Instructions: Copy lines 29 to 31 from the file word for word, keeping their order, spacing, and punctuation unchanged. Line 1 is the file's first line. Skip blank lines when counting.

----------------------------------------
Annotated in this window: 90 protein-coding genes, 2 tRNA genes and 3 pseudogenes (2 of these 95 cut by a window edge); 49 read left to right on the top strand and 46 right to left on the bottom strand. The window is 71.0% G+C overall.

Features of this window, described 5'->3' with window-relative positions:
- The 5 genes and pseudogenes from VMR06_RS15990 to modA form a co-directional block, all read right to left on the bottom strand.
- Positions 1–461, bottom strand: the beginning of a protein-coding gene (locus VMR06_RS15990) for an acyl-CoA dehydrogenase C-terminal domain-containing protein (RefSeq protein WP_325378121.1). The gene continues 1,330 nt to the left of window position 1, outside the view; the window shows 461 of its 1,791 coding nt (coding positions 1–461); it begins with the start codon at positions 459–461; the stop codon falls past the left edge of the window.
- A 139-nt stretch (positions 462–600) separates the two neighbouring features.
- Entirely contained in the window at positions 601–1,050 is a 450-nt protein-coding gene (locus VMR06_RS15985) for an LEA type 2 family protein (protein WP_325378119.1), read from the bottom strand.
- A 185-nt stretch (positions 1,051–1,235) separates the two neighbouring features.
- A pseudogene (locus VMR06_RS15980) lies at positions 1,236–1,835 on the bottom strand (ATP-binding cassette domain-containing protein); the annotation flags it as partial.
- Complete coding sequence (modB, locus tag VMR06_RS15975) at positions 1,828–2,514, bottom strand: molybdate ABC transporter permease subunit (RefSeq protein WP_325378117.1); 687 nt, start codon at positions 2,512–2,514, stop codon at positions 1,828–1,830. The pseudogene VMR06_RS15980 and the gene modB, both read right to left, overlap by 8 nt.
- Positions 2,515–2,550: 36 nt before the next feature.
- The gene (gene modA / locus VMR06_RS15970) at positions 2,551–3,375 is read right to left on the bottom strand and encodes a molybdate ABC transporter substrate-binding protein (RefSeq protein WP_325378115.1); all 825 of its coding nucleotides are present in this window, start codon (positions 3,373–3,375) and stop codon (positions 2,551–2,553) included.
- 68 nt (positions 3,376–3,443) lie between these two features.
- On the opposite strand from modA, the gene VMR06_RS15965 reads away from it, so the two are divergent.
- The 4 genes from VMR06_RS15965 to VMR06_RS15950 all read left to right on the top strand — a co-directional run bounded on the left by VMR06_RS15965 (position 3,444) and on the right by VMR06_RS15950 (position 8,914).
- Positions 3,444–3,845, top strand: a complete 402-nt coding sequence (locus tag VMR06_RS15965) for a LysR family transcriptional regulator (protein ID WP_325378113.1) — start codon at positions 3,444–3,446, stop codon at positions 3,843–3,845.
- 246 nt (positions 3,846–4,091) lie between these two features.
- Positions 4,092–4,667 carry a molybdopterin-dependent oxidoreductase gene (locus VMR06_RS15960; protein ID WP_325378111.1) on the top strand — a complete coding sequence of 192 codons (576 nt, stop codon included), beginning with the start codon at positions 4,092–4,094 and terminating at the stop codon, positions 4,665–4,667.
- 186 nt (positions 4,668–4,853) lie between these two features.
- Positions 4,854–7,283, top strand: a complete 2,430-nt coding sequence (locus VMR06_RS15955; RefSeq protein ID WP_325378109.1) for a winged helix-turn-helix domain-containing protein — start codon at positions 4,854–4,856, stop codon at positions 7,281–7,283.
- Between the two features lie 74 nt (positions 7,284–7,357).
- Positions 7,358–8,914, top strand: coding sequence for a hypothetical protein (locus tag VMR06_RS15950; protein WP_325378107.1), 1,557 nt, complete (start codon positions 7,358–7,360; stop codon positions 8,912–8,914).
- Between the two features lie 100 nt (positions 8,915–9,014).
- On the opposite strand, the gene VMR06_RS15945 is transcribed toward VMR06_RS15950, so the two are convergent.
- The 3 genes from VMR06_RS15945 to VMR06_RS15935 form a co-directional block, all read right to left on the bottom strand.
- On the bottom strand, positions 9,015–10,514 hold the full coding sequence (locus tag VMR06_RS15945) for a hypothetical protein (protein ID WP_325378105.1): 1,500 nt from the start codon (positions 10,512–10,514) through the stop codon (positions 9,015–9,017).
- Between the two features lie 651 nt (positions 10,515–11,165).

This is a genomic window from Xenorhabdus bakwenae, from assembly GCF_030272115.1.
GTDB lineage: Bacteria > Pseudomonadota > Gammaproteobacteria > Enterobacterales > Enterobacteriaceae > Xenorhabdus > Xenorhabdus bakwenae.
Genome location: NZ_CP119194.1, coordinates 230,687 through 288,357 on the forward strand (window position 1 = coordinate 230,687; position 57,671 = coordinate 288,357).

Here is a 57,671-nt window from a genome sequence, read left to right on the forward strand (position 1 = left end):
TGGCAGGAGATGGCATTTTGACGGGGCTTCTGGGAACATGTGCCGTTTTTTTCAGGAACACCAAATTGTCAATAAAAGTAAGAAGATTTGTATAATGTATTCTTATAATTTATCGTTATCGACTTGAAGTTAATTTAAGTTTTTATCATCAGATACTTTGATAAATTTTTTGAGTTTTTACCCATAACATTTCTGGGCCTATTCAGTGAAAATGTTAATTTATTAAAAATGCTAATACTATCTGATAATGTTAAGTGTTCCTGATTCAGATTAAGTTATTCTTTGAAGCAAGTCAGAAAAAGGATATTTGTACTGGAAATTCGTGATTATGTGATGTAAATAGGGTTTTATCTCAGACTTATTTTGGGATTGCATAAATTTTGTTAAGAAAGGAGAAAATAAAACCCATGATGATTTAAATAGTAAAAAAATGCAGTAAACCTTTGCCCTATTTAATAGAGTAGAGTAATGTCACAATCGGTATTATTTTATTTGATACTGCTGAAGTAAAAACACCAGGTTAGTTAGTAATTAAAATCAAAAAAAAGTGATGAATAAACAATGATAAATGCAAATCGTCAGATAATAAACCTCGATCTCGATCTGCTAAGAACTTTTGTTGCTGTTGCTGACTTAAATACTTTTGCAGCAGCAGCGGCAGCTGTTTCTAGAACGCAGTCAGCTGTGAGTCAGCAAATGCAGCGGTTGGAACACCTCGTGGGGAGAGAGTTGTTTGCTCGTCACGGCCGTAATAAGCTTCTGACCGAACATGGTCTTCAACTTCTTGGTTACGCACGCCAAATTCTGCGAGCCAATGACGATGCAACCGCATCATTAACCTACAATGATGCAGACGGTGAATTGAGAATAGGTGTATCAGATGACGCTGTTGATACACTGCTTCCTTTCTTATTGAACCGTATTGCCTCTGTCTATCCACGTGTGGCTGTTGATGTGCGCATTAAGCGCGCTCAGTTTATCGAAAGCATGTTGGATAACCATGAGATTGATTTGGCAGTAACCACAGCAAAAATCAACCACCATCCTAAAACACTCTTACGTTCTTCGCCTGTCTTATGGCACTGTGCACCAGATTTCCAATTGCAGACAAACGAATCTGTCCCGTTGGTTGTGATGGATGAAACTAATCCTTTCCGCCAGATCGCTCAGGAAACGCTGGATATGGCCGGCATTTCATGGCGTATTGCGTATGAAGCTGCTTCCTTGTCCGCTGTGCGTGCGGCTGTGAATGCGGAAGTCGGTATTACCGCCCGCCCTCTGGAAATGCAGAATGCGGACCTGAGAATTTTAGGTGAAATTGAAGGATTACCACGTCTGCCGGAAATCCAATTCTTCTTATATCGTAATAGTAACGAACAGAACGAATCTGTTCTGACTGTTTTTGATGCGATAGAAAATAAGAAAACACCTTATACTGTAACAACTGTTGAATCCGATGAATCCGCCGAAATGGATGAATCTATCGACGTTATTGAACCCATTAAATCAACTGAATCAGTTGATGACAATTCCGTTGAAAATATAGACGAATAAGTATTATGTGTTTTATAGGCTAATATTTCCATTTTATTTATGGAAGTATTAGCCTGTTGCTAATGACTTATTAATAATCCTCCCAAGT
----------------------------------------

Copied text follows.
Genome location: NZ_CP119194.1, coordinates 230,687 through 288,357 on the forward strand (window position 1 = coordinate 230,687; position 57,671 = coordinate 288,357).

Here is a 57,671-nt window from a genome sequence, read left to right on the forward strand (position 1 = left end):
TGGCAGGAGATGGCATTTTGACGGGGCTTCTGGGAACATGTGCCGTTTTTTTCAGGAACACCAAATTGTCAATAAAAGTAAGAAGATTTGTATAATGTATTCTTATAATTTATCGTTATCGACTTGAAGTTAATTTAAGTTTTTATCATCAGATACTTTGATAAATTTTTTGAGTTTTTACCCATAACATTTCTGGGCCTATTCAGTGAAAATGTTAATTTATTAAAAATGCTAATACTATCTGATAATGTTAAGTGTTCCTGATTCAGATTAAGTTATTCTTTGAAGCAAGTCAGAAAAAGGATATTTGTACTGGAAATTCGTGATTATGTGATGTAAATAGGGTTTTATCTCAGACTTATTTTGGGATTGCATAAATTTTGTTAAGAAAGGAGAAAATAAAACCCATGATGATTTAAATAGTAAAAAAATGCAGTAAACCTTTGCCCTATTTAATAGAGTAGAGTAATGTCACAATCGGTATTATTTTATTTGATACTGCTGAAGTAAAAACACCAGGTTAGTTAGTAATTAAAATCAAAAAAAAGTGATGAATAAACAATGATAAATGCAAATCGTCAGATAATAAACCTCGATCTCGATCTGCTAAGAACTTTTGTTGCTGTTGCTGACTTAAATACTTTTGCAGCAGCAGCGGCAGCTGTTTCTAGAACGCAGTCAGCTGTGAGTCAGCAAATGCAGCGGTTGGAACACCTCGTGGGGAGAGAGTTGTTTGCTCGTCACGGCCGTAATAAGCTTCTGACCGAACATGGTCTTCAACTTCTTGGTTACGCACGCCAAATTCTGCGAGCCAATGACGATGCAACCGCATCATTAACCTACAATGATGCAGACGGTGAATTGAGAATAGGTGTATCAGATGACGCTGTTGATACACTGCTTCCTTTCTTATTGAACCGTATTGCCTCTGTCTATCCACGTGTGGCTGTTGATGTGCGCATTAAGCGCGCTCAGTTTATCGAAAGCATGTTGGATAACCATGAGATTGATTTGGCAGTAACCACAGCAAAAATCAACCACCATCCTAAAACACTCTTACGTTCTTCGCCTGTCTTATGGCACTGTGCACCAGATTTCCAATTGCAGACAAACGAATCTGTCCCGTTGGTTGTGATGGATGAAACTAATCCTTTCCGCCAGATCGCTCAGGAAACGCTGGATATGGCCGGCATTTCATGGCGTATTGCGTATGAAGCTGCTTCCTTGTCCGCTGTGCGTGCGGCTGTGAATGCGGAAGTCGGTATTACCGCCCGCCCTCTGGAAATGCAGAATGCGGACCTGAGAATTTTAGGTGAAATTGAAGGATTACCACGTCTGCCGGAAATCCAATTCTTCTTATATCGTAATAGTAACGAACAGAACGAATCTGTTCTGACTGTTTTTGATGCGATAGAAAATAAGAAAACACCTTATACTGTAACAACTGTTGAATCCGATGAATCCGCCGAAATGGATGAATCTATCGACGTTATTGAACCCATTAAATCAACTGAATCAGTTGATGACAATTCCGTTGAAAATATAGACGAATAAGTATTATGTGTTTTATAGGCTAATATTTCCATTTTATTTATGGAAGTATTAGCCTGTTGCTAATGACTTATTAATAATCCTCCCAAGT